A Couple of Fools by Mike Jacobson
Stupor. An exaggeration. Lengthwise it could not be determined, but likewise it was promising. Lightness of touch when appropriate.
Half-stoned, he turned to her. As it speeded up, he caught sight of everything out of the corner of his eye. Everything, the totality of what mattered. Matters, to this day. His eye encompasses elephantine figures, excellence of bowing, unbelievable. The other half sober, never stupefied, she rises to the occasion. Just as far as the eye can see, she chides him about his, and therefore, her sobriety. This is now getting to be a major problem, she could hear him thinking, being exquisitely careful not to let her in on it.
But she could never agree with him about this particular instance. She could never have, could never have had, any semblance of concord. Control she can have a semblance of, that is what she has forever been sure of. Concord, not.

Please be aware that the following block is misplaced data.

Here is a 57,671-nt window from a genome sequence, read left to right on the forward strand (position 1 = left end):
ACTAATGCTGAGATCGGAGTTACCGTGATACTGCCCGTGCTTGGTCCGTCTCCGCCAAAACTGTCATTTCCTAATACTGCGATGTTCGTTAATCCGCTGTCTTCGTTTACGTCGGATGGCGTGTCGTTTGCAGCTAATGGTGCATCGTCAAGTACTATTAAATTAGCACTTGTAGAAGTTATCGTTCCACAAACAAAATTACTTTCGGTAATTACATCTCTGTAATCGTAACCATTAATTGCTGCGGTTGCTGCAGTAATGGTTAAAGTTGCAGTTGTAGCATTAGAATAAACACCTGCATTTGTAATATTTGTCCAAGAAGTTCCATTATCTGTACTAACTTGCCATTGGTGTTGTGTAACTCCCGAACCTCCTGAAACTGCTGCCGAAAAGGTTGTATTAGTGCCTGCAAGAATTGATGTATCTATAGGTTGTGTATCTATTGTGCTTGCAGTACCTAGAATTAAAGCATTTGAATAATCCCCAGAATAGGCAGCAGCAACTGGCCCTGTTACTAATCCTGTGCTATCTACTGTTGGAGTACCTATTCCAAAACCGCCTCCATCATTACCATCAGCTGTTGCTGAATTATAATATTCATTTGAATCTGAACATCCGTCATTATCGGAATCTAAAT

Could they have been a musical duet, they would have been by someone modern, even contemporary. Their dissonance leading to a life full of interest, eventful, with children. The children having grown up and moved away, left them wondering about the last movement.
A fixed glass. In the sense of being made by a master craftsperson, making it as solid as the air around them. Their four lips on the rim stood for something amazingly significant. They have, each of them, a perfect understanding of where this has been going. And when it gets there, arrives at its destination, it will put on old Latin clothes.
They can declare happiness; are we to question them.
Mike Jacobson is a former independent film-maker who has several films in the Film Makers Cooperative catalog. For many years he has been writing prose pieces, some of which may be categorized as fiction, some as very short plays, while others can’t easily be categorized. Mike has made his living writing fundraising appeals for a variety of non-profit organizations. He is married, with a daughter and three grandchildren.